I’m guessing micro-payments are not offered today in part because payment processors charge transaction fees with some minimum that make this unprofitable, and also inputting payment card information from a customer to make a one-off micro-payment would seem like way too much work to collect a few pennies.
If we could solve the micro-payments problem for cloud services, that would open up huge opportunities throughout the digital economy. We do see hints of technology emerging to enable this, such as “super chats” in YouTube, where viewers of a live video stream can tip small amounts of money to support the presenter. But the real need is for this capability to be generalized to enable arbitrary micro-payment transactions in every context on the Internet, and for this to become prolific everywhere. The revenue opportunity is enormous — equal or larger in scale to Google’s ad revenues, as this change in paradigm is precisely the replacement for ad-based revenues. The ad model supports “free” content, but it relies on users to tolerate the clutter of ads, while also luring some users to convert ad impressions into clicks and purchases. The ad model is known to create perverse incentives for Big Tech platforms to implement algorithms that place users into information bubbles, manufacture outrage to increase engagement, and keep users occupied on the platform for longer durations (promoting addiction). Micro-payments supported content would ameliorate the harms of an ad-supported model.
Ad monetization is like a micro-payments platform. Each click is charged a few cents, and these charges are accumulated over a billing period at which point the bill is settled. Because of the threat to ad revenues, you will not see Google blaze the trail for micro-payments.
We should look to carrier billing to take advantage by solving this problem through aggregation of charges, as carriers normally do for service usage. The connection between how customers are billed and invoiced and how money flows decouples the payment flow from the buying flow. This means that the carrier acts somewhat like a “bank”, of sorts. That is, postpaid purchases are aggregated into itemized charges on a bill. The bill collects all the charges together for settlement on a monthly basis.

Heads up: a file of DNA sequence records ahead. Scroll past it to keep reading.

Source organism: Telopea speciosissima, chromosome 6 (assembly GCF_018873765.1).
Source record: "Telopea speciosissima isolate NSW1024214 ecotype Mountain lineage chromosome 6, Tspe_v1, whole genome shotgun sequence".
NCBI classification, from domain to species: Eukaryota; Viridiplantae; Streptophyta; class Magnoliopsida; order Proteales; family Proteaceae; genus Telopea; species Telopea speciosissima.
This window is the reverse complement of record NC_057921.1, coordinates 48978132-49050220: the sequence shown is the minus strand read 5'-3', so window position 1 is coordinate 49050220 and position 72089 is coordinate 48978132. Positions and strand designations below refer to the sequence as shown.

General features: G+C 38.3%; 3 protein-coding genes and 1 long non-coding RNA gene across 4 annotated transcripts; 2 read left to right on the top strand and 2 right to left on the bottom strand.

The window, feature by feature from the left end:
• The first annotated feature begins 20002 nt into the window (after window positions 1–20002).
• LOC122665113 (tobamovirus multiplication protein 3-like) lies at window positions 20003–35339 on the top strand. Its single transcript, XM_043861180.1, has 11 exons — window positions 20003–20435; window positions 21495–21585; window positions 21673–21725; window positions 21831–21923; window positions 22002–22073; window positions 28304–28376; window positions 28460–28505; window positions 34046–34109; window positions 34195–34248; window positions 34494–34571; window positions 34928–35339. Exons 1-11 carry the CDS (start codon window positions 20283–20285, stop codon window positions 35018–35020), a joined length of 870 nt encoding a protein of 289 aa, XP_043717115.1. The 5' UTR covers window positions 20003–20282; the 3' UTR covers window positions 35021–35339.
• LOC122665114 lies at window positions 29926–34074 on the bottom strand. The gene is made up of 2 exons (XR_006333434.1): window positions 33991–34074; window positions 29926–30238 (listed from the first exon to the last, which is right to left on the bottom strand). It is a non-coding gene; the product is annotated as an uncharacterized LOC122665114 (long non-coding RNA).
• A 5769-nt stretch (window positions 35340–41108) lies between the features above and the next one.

Then, look at how African carriers enable unbanking for poorer people by leveraging the subscriber’s account balance to become positive or negative (like a bank account), and to enable money transfers between subscriber accounts to facilitate financial transactions. This exact paradigm should be seen as an opportunity to expand the two features (carrier billing with account balances that work like bank accounts) to innovate in the area of enabling a micro-payments platform that revolutionizes both the online world and commerce between individuals.
What I envision is the following. What Zelle is to banking — an integration between banks to do money transfers between users via email or other methods of communicating a transaction between users — the Internet needs a general purpose “money flow” protocol that facilitates integration between web sites and entities that can facilitate money flow — be they carriers or other commercial entities that can handle the charging, billing, invoicing, and settlement functions. The key is to enable arbitrary web sites to integrate to participate in money flow (easy setup like Zelle), and for the end user interaction with these web sites to enable one-click confirmation of a micro-payment (“do you want to pay 5c to read this article?”). And of course, for these integrations to fall outside of PCI-DSS compliance; otherwise, it is not viable from an ease-of-integration and cost perspective.
Opportunity for Carriers
Whereas the imaginary killer apps for 5G (augmented reality, IoT) still have no concrete implementations yet that are compelling in the market, the revenue opportunity for carrier billing, micro-payments, and unbanking are more immediate, realistic, and obviously under-served.
This strategy is synergistic with the roll out and adoption of 5G capabilities to develop killer apps of the future. Carriers can offer to partners to host their digital services without charging for utilization of the carrier’s network and infrastructure resources. Instead, use Apple’s successful revenue model of taking a fixed percentage of the partner’s revenue from selling their digital services. With carrier billing, the carrier handles the revenue sharing and settlement, as they are adept at doing today for roaming.
Then, a network of digital service vendors would join this micropayment ecosystem. As these purchasing transactions are performed by users, the carrier records these charges. On a monthly basis, each vendor gets paid an aggregate amount from all users. It’s equivalent to an ad network micro-payment platform, except products are paid for directly, and there are no ads. People hate ads.
Using this strategy, carriers can package together their network infrastructure, their platform services, their monetization system, and their loyal customer base to offer digital (over-the-top) service providers privileged access as revenue sharing partners. By doing so, a carrier would then be able to hitch their wagon to high margin revenue opportunities created by innovative new digital services, instead of being relegated to the ever-decreasing profit-per-bit dumb pipes business.